Remembering and Forgetting in Acadie: A Historian's Journey through Public Memory
Published: May 2009© 2009
Imprint: University of Toronto Press
Page Count: 384 Pages
Dimensions: 6.00 x 9.00
384 Pages, 6.00 x 9.00 in
Ebook - ePub
Between 2004 and 2005, Acadians observed two major anniversaries in their history: the 400th anniversary of the birth of Acadie and the 250th anniversary of their deportation at the hands of the British. Attending many of the commemorative activities that marked the anniversaries, Ronald Rudin has documented these events as an "embedded historian." Conducting interviews and collecting the opinions of Acadians, Anglophones, and First Nations, Remembering and Forgetting in Acadie examines the variety of ways in which the past is publicly presented and remembered.
A profound and accessible study of the often-conflicting purposes of public history, Rudin details the contentious cultural, political, and historical issues that were prompted by these anniversaries. Offering an astounding collection of materials, Remembering and Forgetting in Acadie is also accompanied by a website (www.rememberingacadie.concordia.ca) that provides access to films, audio clips, and photographs assembled on Rudin's journey through public memory.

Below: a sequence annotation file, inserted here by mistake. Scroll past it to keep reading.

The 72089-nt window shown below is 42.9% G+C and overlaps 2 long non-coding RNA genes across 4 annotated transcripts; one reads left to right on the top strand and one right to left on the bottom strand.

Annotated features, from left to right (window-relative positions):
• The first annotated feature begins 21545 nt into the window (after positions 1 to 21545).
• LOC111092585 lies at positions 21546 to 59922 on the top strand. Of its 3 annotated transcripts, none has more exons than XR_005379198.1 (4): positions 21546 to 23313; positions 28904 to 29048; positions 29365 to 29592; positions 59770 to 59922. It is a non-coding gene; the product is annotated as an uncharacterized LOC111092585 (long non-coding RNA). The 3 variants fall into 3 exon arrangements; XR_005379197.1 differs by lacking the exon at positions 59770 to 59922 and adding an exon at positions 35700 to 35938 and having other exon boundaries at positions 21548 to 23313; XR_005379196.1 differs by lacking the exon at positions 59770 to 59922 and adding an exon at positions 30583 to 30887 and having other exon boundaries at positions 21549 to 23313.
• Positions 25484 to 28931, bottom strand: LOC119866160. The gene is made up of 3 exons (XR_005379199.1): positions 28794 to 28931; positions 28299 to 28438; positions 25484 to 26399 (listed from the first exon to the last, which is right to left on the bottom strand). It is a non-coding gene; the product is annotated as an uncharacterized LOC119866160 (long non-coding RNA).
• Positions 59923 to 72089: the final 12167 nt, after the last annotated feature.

'Remembering and Forgetting in "Acadie" is a highly original and path-breaking book. In his important analysis, Ronald Rudin skilfully interweaves first-person accounts of the 2004-5 anniversaries with both archival and interview-derived evidence.' John Reid, Department of History, St Mary's University
'Ronald Rudin's approach to the 2004-5 commemoration is effective and unique, allowing for insights not always revealed from press reports, government documents, or the minutes of committee meetings. Covering a broad range of issues including commemoration, public history, and the experiences of First Nations and Acadians, Remembering and Forgetting in "Acadie" is more than a work of history—in a sense it is like a documentary film where the participants do much of the talking, revealing multiple perspectives to the reader.' Greg Marquis, History and Politics, University of New Brunswick Saint John
- Winner - NCPH Book Award awarded by National Council on Public History